Child actor

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The term child actor or child actress is generally applied to a child acting in motion pictures or television, but also to an adult who began his or her acting career as a child; to avoid confusion, the latter is also called a former child actor. Closely associated is teenage actor, an actor who reached popularity as a teenager.


Regulation of child actors

The activities of child actors are regulated by the governing labor union, if any, and state and federal laws. Longer work hours or risky stunts, prohibited in California, for example, might be permitted to a project filming in British Columbia. Some projects film in remote locations specifically to evade regulations intended to protect the child. In the United States, federal law "Specifically exempted minors working the Entertainment Business from all provisions of the Child Labor Laws." Any regulation of child actors is governed by disparate state law.


Due to the large presence of the entertainment industry in California it has some of the most explicit laws protecting child actors. Being a minor, a child actor must secure an entertainment work permit before accepting any paid performing work. Compulsory education laws mandate that the education of the child actor not be disrupted while the child is working, whether a child actor is enrolled in public school, private school or even home school. The child does his/her schoolwork under the supervision of a studio teacher while on the set.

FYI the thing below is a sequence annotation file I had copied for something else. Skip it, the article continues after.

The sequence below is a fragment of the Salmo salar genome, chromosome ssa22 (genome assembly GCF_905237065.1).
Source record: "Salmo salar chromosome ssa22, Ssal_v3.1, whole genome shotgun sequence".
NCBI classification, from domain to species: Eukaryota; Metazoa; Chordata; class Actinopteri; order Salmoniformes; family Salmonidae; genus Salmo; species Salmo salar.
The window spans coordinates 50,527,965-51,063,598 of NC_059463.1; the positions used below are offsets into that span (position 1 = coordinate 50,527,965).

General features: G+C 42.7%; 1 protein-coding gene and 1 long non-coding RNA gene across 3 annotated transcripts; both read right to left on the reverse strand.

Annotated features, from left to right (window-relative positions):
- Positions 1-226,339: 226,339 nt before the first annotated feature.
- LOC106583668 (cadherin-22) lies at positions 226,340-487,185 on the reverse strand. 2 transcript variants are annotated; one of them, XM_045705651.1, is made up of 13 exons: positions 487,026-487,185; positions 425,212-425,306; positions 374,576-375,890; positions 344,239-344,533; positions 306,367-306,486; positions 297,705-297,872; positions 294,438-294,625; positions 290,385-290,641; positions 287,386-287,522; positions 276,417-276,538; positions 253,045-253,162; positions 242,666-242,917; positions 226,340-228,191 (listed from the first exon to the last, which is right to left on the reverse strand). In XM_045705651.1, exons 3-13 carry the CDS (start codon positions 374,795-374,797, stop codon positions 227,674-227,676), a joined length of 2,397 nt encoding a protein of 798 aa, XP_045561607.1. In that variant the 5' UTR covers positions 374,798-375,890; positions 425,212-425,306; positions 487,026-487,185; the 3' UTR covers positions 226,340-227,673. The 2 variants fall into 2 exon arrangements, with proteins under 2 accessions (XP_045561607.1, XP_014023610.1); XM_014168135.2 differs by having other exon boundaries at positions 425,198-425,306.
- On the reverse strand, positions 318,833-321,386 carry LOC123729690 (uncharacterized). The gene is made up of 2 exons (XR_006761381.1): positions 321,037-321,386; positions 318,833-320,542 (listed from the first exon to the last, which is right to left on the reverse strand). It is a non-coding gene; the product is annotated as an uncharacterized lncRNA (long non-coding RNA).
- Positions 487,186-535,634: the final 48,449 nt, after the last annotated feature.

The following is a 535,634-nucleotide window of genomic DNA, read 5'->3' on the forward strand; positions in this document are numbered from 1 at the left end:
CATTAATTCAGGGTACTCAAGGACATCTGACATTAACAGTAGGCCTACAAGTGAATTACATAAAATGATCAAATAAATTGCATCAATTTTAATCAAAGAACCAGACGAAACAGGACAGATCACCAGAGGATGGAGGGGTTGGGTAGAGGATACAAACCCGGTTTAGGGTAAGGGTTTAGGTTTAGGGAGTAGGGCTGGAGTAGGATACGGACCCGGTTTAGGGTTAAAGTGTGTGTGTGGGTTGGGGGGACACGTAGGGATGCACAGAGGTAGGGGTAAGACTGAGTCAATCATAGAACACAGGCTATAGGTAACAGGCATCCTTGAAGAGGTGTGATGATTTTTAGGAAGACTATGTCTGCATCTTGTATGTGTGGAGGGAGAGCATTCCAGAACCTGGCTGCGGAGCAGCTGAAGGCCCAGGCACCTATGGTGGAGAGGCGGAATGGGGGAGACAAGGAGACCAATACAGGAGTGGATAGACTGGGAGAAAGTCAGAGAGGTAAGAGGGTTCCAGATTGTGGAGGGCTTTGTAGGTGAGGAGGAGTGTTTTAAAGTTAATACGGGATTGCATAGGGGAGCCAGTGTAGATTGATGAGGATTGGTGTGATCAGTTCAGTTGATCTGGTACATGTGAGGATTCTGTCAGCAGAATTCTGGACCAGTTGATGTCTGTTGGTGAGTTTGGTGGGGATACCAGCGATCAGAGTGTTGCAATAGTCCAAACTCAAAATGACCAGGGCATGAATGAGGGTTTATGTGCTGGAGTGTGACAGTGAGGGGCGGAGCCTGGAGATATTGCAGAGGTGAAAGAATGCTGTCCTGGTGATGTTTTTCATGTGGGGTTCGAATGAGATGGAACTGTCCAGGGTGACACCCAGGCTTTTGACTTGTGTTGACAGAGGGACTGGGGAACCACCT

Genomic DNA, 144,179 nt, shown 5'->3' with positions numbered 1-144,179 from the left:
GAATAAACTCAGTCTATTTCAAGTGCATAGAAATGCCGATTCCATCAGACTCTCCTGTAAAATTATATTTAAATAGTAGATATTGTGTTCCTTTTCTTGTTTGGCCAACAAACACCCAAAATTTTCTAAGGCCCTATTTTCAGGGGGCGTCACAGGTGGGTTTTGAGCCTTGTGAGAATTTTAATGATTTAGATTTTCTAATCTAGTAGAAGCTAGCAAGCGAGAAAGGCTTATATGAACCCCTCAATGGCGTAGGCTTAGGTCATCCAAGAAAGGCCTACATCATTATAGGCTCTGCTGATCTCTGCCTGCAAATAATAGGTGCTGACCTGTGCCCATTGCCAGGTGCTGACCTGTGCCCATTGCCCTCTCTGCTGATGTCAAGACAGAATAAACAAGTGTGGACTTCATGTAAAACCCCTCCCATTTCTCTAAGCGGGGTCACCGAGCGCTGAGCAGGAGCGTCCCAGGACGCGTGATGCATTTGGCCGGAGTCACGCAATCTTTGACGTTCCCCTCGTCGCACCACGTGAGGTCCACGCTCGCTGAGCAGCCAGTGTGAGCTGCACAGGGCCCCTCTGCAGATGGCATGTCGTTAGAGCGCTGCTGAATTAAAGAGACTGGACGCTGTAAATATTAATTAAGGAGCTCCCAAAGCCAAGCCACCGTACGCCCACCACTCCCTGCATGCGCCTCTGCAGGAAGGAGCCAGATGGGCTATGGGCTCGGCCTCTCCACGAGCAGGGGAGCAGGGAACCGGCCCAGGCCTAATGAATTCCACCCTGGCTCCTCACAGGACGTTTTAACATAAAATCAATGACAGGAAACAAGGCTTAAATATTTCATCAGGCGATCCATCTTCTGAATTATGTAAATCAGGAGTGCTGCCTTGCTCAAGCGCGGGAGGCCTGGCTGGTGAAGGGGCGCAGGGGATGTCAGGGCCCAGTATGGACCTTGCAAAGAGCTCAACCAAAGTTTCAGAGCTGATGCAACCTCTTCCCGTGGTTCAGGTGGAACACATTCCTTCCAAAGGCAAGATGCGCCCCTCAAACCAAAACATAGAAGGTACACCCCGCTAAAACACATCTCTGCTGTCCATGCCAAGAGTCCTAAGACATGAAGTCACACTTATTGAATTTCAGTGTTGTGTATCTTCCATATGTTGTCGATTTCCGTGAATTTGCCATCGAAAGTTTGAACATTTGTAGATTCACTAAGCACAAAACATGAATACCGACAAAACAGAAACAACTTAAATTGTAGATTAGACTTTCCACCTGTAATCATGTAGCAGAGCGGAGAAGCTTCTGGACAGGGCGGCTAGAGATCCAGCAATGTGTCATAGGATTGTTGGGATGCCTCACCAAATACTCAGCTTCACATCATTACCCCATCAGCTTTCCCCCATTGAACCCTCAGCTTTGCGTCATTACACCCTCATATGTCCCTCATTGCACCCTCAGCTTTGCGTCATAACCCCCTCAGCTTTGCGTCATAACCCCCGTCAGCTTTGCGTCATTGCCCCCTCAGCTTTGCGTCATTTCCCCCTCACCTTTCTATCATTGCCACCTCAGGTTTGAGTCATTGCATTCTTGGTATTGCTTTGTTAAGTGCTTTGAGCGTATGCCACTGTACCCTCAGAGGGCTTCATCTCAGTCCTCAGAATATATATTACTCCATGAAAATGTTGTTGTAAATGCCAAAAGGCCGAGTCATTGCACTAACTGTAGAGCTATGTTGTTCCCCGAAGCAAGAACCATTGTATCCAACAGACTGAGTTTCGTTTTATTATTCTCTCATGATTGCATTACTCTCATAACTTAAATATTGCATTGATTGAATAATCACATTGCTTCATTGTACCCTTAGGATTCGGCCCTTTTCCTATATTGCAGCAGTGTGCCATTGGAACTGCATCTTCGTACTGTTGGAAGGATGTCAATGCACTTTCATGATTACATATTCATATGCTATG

Finally, the hours a child actor may work are limited. Generally, stricter time limits are imposed for younger actors. A very young infant might be allowed "under the lights" only a few minutes a day. It is common in television production for the role of a young child to be portrayed by identical twins or triplets to reduce each child's time on set. When the child turns 18, the legal limits on work time are lifted. (Citation Needed)

Issues involving child actors

Ownership of earnings

Many child actors never got to see the money they earned. Jackie Coogan earned millions of dollars from working as a child actor only to see most of it squandered by his parents. In 1939, California weighed in on this controversy by enacting the Coogan Law which requires a portion of the earnings of a child actor to be preserved in a special savings account called a blocked trust.

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